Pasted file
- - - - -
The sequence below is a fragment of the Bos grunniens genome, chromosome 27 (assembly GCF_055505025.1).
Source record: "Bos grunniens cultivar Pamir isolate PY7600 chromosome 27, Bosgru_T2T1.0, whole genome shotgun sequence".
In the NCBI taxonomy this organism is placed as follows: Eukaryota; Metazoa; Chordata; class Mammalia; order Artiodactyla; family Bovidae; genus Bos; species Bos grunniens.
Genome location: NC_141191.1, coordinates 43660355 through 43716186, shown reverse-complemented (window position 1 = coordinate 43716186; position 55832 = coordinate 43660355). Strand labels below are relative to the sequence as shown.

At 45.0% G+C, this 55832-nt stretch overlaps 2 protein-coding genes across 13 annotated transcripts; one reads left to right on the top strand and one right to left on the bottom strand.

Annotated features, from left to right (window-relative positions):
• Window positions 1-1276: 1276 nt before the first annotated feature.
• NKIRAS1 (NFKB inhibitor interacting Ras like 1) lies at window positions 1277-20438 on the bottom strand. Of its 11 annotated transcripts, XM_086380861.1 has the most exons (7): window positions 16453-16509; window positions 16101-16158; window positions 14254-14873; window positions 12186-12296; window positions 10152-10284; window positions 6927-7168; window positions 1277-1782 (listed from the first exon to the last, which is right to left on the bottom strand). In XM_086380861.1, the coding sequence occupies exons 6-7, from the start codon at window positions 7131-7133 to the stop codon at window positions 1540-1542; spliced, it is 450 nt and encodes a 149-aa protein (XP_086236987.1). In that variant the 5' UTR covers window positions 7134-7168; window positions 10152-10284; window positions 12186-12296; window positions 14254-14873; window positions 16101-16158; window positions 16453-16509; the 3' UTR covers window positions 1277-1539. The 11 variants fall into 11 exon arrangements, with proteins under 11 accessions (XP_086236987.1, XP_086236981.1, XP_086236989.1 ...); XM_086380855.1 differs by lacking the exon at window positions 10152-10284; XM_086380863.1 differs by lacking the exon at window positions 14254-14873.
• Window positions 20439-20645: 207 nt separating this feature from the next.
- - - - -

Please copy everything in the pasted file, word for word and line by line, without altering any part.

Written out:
The sequence below is a fragment of the Bos grunniens genome, chromosome 27 (assembly GCF_055505025.1).
Source record: "Bos grunniens cultivar Pamir isolate PY7600 chromosome 27, Bosgru_T2T1.0, whole genome shotgun sequence".
In the NCBI taxonomy this organism is placed as follows: Eukaryota; Metazoa; Chordata; class Mammalia; order Artiodactyla; family Bovidae; genus Bos; species Bos grunniens.
Genome location: NC_141191.1, coordinates 43660355 through 43716186, shown reverse-complemented (window position 1 = coordinate 43716186; position 55832 = coordinate 43660355). Strand labels below are relative to the sequence as shown.

At 45.0% G+C, this 55832-nt stretch overlaps 2 protein-coding genes across 13 annotated transcripts; one reads left to right on the top strand and one right to left on the bottom strand.

Annotated features, from left to right (window-relative positions):
• Window positions 1-1276: 1276 nt before the first annotated feature.
• NKIRAS1 (NFKB inhibitor interacting Ras like 1) lies at window positions 1277-20438 on the bottom strand. Of its 11 annotated transcripts, XM_086380861.1 has the most exons (7): window positions 16453-16509; window positions 16101-16158; window positions 14254-14873; window positions 12186-12296; window positions 10152-10284; window positions 6927-7168; window positions 1277-1782 (listed from the first exon to the last, which is right to left on the bottom strand). In XM_086380861.1, the coding sequence occupies exons 6-7, from the start codon at window positions 7131-7133 to the stop codon at window positions 1540-1542; spliced, it is 450 nt and encodes a 149-aa protein (XP_086236987.1). In that variant the 5' UTR covers window positions 7134-7168; window positions 10152-10284; window positions 12186-12296; window positions 14254-14873; window positions 16101-16158; window positions 16453-16509; the 3' UTR covers window positions 1277-1539. The 11 variants fall into 11 exon arrangements, with proteins under 11 accessions (XP_086236987.1, XP_086236981.1, XP_086236989.1 ...); XM_086380855.1 differs by lacking the exon at window positions 10152-10284; XM_086380863.1 differs by lacking the exon at window positions 14254-14873.
• Window positions 20439-20645: 207 nt separating this feature from the next.